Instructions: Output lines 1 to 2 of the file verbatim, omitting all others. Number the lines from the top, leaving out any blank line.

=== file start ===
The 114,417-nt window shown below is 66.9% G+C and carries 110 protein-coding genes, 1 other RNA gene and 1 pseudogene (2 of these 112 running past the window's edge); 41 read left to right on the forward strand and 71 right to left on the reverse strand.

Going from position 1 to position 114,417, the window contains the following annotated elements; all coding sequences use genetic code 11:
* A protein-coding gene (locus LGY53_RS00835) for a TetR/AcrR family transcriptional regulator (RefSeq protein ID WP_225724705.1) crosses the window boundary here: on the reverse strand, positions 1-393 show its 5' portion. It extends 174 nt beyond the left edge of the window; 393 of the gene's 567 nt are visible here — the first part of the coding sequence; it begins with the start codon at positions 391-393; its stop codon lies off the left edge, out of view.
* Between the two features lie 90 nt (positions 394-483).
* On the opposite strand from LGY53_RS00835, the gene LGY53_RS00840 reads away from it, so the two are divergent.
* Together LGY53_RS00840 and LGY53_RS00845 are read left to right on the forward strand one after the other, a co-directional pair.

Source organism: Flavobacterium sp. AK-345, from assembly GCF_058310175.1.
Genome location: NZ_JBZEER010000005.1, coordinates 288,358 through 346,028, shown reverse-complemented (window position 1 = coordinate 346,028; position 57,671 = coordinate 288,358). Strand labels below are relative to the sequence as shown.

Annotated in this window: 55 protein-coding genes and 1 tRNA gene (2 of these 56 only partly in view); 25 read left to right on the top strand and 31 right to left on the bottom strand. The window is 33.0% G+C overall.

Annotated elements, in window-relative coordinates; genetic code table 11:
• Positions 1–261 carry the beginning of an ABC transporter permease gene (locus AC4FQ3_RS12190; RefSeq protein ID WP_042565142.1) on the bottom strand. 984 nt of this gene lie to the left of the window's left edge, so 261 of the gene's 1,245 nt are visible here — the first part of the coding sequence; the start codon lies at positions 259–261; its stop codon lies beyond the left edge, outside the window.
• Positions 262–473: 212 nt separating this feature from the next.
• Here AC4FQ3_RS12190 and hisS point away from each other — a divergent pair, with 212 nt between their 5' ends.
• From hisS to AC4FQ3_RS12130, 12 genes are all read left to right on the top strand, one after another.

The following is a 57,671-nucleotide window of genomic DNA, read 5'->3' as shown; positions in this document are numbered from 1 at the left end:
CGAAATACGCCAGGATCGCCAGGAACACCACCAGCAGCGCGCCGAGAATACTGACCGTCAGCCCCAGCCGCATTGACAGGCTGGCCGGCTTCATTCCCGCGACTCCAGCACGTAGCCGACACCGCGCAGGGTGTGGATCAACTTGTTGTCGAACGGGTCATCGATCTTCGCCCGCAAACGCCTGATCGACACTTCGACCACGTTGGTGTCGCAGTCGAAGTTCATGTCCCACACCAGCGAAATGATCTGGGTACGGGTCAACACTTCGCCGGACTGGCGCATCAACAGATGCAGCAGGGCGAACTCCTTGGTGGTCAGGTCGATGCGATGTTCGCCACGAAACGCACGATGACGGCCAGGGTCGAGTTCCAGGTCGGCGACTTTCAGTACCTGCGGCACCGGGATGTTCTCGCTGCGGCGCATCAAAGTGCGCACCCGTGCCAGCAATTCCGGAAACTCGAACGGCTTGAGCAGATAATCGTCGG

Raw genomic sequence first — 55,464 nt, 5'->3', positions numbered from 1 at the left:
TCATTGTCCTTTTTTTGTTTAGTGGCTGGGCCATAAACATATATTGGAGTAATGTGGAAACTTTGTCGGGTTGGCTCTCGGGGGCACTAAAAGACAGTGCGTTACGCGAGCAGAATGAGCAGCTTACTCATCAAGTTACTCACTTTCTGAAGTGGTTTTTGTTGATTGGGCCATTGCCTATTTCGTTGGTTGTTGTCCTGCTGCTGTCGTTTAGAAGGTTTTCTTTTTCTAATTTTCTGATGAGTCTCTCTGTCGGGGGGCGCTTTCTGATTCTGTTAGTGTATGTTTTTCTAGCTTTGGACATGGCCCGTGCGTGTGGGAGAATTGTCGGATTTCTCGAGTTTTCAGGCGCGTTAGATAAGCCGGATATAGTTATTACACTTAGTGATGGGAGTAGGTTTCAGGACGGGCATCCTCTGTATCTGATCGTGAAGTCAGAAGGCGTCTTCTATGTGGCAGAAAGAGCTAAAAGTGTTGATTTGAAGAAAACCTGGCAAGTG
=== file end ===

The 114,417-nt window shown below is 66.9% G+C and carries 110 protein-coding genes, 1 other RNA gene and 1 pseudogene (2 of these 112 running past the window's edge); 41 read left to right on the forward strand and 71 right to left on the reverse strand.

Going from position 1 to position 114,417, the window contains the following annotated elements; all coding sequences use genetic code 11: